In 1886 van Gogh went to Paris to live with his brother Théo van Gogh, an art dealer, and became familiar with the new art movements developing at the time. Influenced by the work of the impressionists (see Impressionism) and by the work of such Japanese printmakers as Hiroshige and Hokusai, van Gogh began to experiment with current techniques (see Ukiyo-E). Subsequently, he adopted the brilliant hues found in the paintings of the French artists Camille Pissarro and Georges Seurat.
In 1888 van Gogh left Paris for southern France, where, under the burning sun of Provence, he painted scenes of the fields, cypress trees, peasants, and rustic life characteristic of the region. During this period, living at Arles, he began to use the swirling brush strokes and intense yellows, greens, and blues associated with such typical works as Bedroom at Arles (1888, Rijksmuseum Vincent van Gogh), and Starry Night (1889, Museum of Modern Art, New York City). For van Gogh all visible phenomena, whether he painted or drew them, seemed to be endowed with a physical and spiritual vitality. In his enthusiasm he induced the painter Paul Gauguin, whom he had met earlier in Paris, to join him. After less than two months they began to have violent disagreements, culminating in a quarrel in which van Gogh wildly threatened Gauguin with a razor; the same night, in deep remorse, van Gogh cut off part of his own ear. For a time he was in a hospital at Arles. He then spent a year in the nearby asylum of Saint-Rémy, working between repeated spells of madness. Under the care of a sympathetic doctor, whose portrait he painted (Dr. Gachet, 1890, Louvre, Paris), van Gogh spent three months at Auvers. Just after completing his ominous Crows in the Wheatfields (1890, Rijksmuseum Vincent van Gogh), he shot himself on July 27, 1890, and died two days later.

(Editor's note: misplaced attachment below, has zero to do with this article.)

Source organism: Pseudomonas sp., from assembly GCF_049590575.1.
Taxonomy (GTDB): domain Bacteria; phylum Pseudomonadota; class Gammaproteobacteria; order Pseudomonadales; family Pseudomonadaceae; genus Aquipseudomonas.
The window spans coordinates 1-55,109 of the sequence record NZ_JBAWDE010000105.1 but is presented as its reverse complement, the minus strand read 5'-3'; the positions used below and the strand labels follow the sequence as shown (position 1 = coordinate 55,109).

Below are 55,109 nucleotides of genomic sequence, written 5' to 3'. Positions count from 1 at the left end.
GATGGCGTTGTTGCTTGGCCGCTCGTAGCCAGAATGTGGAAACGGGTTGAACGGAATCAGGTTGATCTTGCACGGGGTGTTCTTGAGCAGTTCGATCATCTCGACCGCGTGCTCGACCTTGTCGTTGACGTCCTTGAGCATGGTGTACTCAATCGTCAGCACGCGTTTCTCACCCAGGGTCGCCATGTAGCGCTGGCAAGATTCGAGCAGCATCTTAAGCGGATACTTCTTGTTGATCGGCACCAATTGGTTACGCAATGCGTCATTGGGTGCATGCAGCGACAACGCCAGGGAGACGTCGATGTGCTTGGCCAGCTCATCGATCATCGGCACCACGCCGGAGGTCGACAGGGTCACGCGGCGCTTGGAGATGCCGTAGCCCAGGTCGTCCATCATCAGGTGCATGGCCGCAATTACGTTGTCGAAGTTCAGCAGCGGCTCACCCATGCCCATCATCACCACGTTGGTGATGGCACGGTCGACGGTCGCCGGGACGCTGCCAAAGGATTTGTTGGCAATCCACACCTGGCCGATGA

The more than 700 letters that van Gogh wrote
to his brother Théo (published 1911, translated 1958) constitute
a remarkably illuminating record of the life of an artist and a thorough
documentation of his unusually fertile output—about 750 paintings and 1600
drawings. The French painter Chaïm Soutine, and the German painters
Oskar Kokoschka, Ernst Ludwig Kirchner, and Emil Nolde, owe more to van
Gogh than to any other single source. In 1973 the Rijksmuseum Vincent van
Gogh, containing over 1000 paintings, sketches, and letters, was opened
See also Postimpressionism.